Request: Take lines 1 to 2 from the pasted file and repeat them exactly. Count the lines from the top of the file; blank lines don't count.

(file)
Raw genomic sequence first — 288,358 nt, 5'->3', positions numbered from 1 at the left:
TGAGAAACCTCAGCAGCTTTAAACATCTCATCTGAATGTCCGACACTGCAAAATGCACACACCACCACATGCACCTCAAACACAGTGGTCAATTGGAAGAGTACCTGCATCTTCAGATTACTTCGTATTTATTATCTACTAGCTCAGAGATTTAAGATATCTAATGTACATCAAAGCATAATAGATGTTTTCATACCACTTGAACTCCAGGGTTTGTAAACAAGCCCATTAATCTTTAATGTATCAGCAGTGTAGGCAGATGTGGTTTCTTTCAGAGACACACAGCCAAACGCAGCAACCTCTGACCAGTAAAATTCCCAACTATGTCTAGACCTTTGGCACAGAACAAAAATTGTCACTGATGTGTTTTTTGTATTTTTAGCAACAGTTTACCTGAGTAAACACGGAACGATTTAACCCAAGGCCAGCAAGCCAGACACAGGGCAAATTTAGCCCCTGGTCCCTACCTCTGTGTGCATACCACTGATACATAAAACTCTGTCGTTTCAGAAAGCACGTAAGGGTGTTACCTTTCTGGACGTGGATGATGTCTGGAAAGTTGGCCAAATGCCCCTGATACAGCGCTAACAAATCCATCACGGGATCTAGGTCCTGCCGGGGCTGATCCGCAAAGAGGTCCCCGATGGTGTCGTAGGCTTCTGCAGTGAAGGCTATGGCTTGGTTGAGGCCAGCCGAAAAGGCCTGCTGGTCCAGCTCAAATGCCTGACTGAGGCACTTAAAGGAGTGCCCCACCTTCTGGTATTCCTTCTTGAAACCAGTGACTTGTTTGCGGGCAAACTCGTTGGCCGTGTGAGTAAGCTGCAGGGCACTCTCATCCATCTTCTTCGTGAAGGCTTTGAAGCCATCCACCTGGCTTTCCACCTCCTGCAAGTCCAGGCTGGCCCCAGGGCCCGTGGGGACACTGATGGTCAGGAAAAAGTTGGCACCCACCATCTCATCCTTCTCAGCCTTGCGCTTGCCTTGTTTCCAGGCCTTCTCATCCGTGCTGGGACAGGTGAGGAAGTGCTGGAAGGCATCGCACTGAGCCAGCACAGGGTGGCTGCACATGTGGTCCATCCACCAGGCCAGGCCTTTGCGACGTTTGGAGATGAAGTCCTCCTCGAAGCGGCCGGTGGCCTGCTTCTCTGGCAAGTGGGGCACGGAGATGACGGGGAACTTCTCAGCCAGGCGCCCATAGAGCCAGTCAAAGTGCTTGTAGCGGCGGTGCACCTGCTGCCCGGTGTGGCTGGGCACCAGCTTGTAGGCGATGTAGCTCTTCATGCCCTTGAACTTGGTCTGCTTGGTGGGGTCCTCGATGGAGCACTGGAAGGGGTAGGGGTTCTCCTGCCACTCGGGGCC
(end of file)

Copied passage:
Raw genomic sequence first — 288,358 nt, 5'->3', positions numbered from 1 at the left:
TGAGAAACCTCAGCAGCTTTAAACATCTCATCTGAATGTCCGACACTGCAAAATGCACACACCACCACATGCACCTCAAACACAGTGGTCAATTGGAAGAGTACCTGCATCTTCAGATTACTTCGTATTTATTATCTACTAGCTCAGAGATTTAAGATATCTAATGTACATCAAAGCATAATAGATGTTTTCATACCACTTGAACTCCAGGGTTTGTAAACAAGCCCATTAATCTTTAATGTATCAGCAGTGTAGGCAGATGTGGTTTCTTTCAGAGACACACAGCCAAACGCAGCAACCTCTGACCAGTAAAATTCCCAACTATGTCTAGACCTTTGGCACAGAACAAAAATTGTCACTGATGTGTTTTTTGTATTTTTAGCAACAGTTTACCTGAGTAAACACGGAACGATTTAACCCAAGGCCAGCAAGCCAGACACAGGGCAAATTTAGCCCCTGGTCCCTACCTCTGTGTGCATACCACTGATACATAAAACTCTGTCGTTTCAGAAAGCACGTAAGGGTGTTACCTTTCTGGACGTGGATGATGTCTGGAAAGTTGGCCAAATGCCCCTGATACAGCGCTAACAAATCCATCACGGGATCTAGGTCCTGCCGGGGCTGATCCGCAAAGAGGTCCCCGATGGTGTCGTAGGCTTCTGCAGTGAAGGCTATGGCTTGGTTGAGGCCAGCCGAAAAGGCCTGCTGGTCCAGCTCAAATGCCTGACTGAGGCACTTAAAGGAGTGCCCCACCTTCTGGTATTCCTTCTTGAAACCAGTGACTTGTTTGCGGGCAAACTCGTTGGCCGTGTGAGTAAGCTGCAGGGCACTCTCATCCATCTTCTTCGTGAAGGCTTTGAAGCCATCCACCTGGCTTTCCACCTCCTGCAAGTCCAGGCTGGCCCCAGGGCCCGTGGGGACACTGATGGTCAGGAAAAAGTTGGCACCCACCATCTCATCCTTCTCAGCCTTGCGCTTGCCTTGTTTCCAGGCCTTCTCATCCGTGCTGGGACAGGTGAGGAAGTGCTGGAAGGCATCGCACTGAGCCAGCACAGGGTGGCTGCACATGTGGTCCATCCACCAGGCCAGGCCTTTGCGACGTTTGGAGATGAAGTCCTCCTCGAAGCGGCCGGTGGCCTGCTTCTCTGGCAAGTGGGGCACGGAGATGACGGGGAACTTCTCAGCCAGGCGCCCATAGAGCCAGTCAAAGTGCTTGTAGCGGCGGTGCACCTGCTGCCCGGTGTGGCTGGGCACCAGCTTGTAGGCGATGTAGCTCTTCATGCCCTTGAACTTGGTCTGCTTGGTGGGGTCCTCGATGGAGCACTGGAAGGGGTAGGGGTTCTCCTGCCACTCGGGGCC